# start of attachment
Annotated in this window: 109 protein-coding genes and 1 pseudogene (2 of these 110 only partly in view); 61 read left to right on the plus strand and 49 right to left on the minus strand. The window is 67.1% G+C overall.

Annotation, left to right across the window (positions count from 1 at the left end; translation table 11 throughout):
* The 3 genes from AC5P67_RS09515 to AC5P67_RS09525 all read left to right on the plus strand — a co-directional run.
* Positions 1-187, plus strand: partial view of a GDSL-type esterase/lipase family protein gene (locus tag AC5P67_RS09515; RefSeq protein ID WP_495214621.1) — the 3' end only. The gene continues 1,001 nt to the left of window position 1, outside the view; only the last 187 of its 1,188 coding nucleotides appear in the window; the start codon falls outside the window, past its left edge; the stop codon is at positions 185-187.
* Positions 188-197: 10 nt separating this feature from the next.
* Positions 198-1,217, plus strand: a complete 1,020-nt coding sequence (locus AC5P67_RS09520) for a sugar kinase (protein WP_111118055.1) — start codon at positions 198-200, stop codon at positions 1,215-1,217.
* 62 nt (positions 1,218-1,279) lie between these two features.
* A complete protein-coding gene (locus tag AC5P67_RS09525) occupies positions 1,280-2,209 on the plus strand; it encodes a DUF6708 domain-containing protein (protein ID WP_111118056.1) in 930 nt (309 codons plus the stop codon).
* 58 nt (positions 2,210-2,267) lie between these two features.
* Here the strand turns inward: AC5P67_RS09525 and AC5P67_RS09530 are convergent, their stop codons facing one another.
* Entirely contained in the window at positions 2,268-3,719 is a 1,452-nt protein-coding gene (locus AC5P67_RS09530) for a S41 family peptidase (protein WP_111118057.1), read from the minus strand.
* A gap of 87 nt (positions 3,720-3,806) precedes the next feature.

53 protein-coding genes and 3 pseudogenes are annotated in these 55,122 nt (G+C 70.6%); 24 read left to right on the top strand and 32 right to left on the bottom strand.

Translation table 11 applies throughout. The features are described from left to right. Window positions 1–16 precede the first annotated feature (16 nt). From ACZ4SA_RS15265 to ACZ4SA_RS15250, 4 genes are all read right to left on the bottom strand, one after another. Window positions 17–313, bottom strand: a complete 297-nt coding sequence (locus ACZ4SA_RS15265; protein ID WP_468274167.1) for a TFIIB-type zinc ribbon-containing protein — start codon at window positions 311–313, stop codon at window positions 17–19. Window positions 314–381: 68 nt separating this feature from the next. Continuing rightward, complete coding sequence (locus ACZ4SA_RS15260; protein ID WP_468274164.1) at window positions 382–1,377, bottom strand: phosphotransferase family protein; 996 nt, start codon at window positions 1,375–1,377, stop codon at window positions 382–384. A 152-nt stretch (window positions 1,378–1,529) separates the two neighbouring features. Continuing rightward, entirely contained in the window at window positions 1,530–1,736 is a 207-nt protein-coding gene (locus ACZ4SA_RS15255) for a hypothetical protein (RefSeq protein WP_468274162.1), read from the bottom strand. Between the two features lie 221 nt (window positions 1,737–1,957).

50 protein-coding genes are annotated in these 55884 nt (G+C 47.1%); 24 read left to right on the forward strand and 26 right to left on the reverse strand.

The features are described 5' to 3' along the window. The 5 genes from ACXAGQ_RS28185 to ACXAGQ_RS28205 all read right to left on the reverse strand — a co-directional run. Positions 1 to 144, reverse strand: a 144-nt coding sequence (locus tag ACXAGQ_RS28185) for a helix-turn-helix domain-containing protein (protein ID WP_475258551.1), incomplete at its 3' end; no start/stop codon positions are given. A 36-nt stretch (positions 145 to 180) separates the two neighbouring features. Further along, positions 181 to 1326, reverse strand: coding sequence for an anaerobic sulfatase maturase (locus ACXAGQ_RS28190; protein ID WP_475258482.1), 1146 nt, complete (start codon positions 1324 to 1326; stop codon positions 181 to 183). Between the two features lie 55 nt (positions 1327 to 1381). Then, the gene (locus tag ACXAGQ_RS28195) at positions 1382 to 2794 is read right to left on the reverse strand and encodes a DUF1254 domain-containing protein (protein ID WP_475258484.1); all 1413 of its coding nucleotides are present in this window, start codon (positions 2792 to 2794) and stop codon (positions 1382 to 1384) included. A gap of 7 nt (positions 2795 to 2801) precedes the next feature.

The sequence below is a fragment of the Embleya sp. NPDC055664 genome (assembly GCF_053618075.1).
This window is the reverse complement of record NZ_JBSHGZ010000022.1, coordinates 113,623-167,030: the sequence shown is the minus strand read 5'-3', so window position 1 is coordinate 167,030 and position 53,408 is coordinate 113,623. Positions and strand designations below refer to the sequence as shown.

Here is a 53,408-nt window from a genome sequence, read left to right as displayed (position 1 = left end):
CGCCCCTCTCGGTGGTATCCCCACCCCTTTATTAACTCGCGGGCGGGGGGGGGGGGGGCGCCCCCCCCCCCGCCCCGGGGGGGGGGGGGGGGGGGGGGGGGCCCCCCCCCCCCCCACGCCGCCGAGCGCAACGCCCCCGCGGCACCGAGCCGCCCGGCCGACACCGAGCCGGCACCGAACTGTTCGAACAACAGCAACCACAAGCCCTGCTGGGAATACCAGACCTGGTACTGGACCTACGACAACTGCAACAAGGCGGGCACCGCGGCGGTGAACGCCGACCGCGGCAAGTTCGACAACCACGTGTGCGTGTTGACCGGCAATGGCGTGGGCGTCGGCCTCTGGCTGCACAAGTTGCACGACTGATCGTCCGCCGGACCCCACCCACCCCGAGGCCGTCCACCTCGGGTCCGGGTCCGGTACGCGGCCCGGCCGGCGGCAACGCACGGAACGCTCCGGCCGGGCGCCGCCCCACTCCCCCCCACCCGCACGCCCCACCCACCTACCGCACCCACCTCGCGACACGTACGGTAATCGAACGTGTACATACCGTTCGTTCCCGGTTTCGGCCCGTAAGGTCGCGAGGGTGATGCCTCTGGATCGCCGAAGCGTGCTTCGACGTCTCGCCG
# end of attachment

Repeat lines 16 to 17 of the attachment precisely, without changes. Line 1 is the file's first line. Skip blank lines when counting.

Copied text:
The features are described 5' to 3' along the window. The 5 genes from ACXAGQ_RS28185 to ACXAGQ_RS28205 all read right to left on the reverse strand — a co-directional run. Positions 1 to 144, reverse strand: a 144-nt coding sequence (locus tag ACXAGQ_RS28185) for a helix-turn-helix domain-containing protein (protein ID WP_475258551.1), incomplete at its 3' end; no start/stop codon positions are given. A 36-nt stretch (positions 145 to 180) separates the two neighbouring features. Further along, positions 181 to 1326, reverse strand: coding sequence for an anaerobic sulfatase maturase (locus ACXAGQ_RS28190; protein ID WP_475258482.1), 1146 nt, complete (start codon positions 1324 to 1326; stop codon positions 181 to 183). Between the two features lie 55 nt (positions 1327 to 1381). Then, the gene (locus tag ACXAGQ_RS28195) at positions 1382 to 2794 is read right to left on the reverse strand and encodes a DUF1254 domain-containing protein (protein ID WP_475258484.1); all 1413 of its coding nucleotides are present in this window, start codon (positions 2792 to 2794) and stop codon (positions 1382 to 1384) included. A gap of 7 nt (positions 2795 to 2801) precedes the next feature.

The sequence below is a fragment of the Embleya sp. NPDC055664 genome (assembly GCF_053618075.1).